Bill Everett cover, which shows a startled young man
sitting next to a ghoulish woman dressed in matching
dress and shoes; indeed, he is surrounded by similar
creatures, with a couple of skeletons looming in the
distance for good measure. The cover features the first
offering inside, "Love Story," wonderfully
appropriate since this book surely graced the stands
on Feb. 14, 1953.
"Love Story" spins the tale of an unhappily
married tour guide in Africa, where he and his wife
spend every day declaring how much each wishes the other
were dead. She almost gets her wish when he is nearly
killed by a python, but he is rescued and brought back
to camp where the new doctor vows to nurse him back
to health. Naturally, the wife falls for the handsome
young doctor, and soon they begin to plot the elimination
of the only impediment to their jungle love. Guessing
their intentions, the husband strikes a deal with his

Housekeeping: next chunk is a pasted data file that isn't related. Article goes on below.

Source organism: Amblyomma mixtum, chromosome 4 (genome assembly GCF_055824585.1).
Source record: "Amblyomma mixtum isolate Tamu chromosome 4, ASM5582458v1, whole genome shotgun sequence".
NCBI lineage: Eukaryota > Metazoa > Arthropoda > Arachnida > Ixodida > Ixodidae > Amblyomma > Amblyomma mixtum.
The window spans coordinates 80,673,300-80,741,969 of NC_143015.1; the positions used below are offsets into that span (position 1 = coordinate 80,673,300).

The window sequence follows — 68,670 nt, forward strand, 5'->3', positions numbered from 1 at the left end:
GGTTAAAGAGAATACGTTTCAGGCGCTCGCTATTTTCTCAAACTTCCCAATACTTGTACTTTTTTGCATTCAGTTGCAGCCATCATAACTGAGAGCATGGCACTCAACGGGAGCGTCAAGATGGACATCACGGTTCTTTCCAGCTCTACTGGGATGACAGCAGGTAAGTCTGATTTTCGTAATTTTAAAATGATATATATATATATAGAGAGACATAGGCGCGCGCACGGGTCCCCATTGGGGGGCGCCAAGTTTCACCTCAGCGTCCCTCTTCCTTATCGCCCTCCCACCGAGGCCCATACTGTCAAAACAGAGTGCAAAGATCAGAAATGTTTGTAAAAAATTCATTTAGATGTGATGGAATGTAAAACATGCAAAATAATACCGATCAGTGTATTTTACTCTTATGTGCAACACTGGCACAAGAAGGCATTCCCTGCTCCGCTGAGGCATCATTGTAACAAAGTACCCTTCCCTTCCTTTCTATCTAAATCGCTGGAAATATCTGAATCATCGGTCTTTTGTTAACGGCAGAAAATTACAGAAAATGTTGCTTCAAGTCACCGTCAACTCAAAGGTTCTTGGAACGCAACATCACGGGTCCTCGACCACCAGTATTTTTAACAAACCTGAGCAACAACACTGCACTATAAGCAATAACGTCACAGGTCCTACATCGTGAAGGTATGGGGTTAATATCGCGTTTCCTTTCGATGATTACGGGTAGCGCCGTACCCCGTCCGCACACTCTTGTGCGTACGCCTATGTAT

native friends, so that when he finally succumbs (deliberately)
to their schemes, the wife finds that those natives
have murdered her lover and that she is now betrothed
to the local witch doctor, a large fellow who coos lovingly
in the last panel, "Stand still so me can put this
ring thru your nose." This charming story employs
one of my favorite devices in comic book horror stories
in that it is narrated from start to finish by a dead
This issue offers several similarly romantic stories.
In "Close Shave," a newlywed battle-ax keeps
insisting that her mousy husband shave closer so he
can kiss her properly, until he finally shaves off his
entire face and offers to do the same for her. In "The
Revolt of Wilbur Bixby," an unattractive but rich
woman keeps her husband in line by threatening not to
feed him, as she gives him no money and he cannot, after
all, "eat grass." Finally, during a trip to
Greece, Wilbur discovers a way to turn himself into
a centaur so that he can indeed eat grass; we can only
imagine the fate that awaits Griselda at the end.
My favorite is another Russ Heath gem, "The Heat's
On," the story of Rock Zucco, the heartless foreman
of a small group of laborers on board a ship who mercilessly
forces his men to stoke the furnaces until they can
barely stand up any more. Back home at the end of the
voyage, he proceeds to mistreat his helpless wife until
he catches a glimpse of a beautiful young woman in the
apartment across the alley. He decides to push his wife
out the window so he can pursue this lovely vision,
but, blinded by a flash of light, he instead falls to